2 See the particulars in Robertson, vol. iii. pp. 262-263. The Calendar 
of Church Festivals was enlarged during this period by the addition of 
Trinity Sunday, in the 12th century, and the Feast of Corpus Christ i (1264, 
confirmed in 1311) to commemorate the full establishment of the doctrine 
of Transubstantiation, besides many new Saints' Days. 

3 An account of these plays, and of the Moralities and Interludes which 
formed a link between them and the regular drama, is ' given in the 
Student's History of English Literature (chap. vi. § 1-3). 


or Epiphany, the " Feast of Asses" (referring to the infant Saviour's 
flight to Egypt), and the election of the " boy-bishop," or " boy- 
abbot " on Innocents' Day, or at the Feast of St. Nicholas, the 
patron of children. This burlesque of sacred things, with the pro- 
fanation of churches by the attendant revelries, became the object of 
condemnation by numerous councils ; but they failed to put down 
a taste which at last grew into a formidable instrument of satire on 
the Church of Rome at the time of the Reformation. 

§ 3. In the ministrations of the Church to the spiritual life 
and conscience of the faithful, especially for the forgiveness of 
sins and peace with God, there was a constant growth of what 
may be called the mechanical (in some cases we might even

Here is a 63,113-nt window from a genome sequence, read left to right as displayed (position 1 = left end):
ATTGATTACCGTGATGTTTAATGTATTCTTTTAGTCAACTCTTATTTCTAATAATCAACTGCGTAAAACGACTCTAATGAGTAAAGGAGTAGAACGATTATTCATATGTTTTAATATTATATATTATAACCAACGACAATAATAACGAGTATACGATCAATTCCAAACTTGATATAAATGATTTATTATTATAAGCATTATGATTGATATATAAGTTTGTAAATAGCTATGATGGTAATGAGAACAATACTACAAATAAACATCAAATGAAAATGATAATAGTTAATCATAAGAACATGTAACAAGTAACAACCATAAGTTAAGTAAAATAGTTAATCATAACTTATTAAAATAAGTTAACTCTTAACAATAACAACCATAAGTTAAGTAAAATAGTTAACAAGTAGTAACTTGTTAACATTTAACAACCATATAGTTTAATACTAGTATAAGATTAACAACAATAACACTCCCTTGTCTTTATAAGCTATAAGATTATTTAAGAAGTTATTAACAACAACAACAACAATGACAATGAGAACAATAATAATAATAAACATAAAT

say magical) efficacy of external acts and priestly functions. The 
sacramental system was fully developed by investing the chief 
acts of a Christian's life with the mysterious sanctity which now 
became attached to the word. In its primitive meaning, " sacra- 
ment" was a general term for any symbolic aet, 1 the sign of 
some sacred reality, leaving a wide scope for different views as to 
the lesson which it taught, or the spiritual operation with which it 
was connected. Gradually the idea of intrinsic efficacy in the rite 
itself prevailed more and more, till it reached the hard and fast 
form denoted by the significant phrase, opus operatum, as clearly 
embodied in the words of Duns Scotus : " A sacrament confers 
grace through the virtue of the work which is wrought, so that 
there is not required any good inward motion such as to deserve 
grace; but it is enough that the receiver place no bar" in the way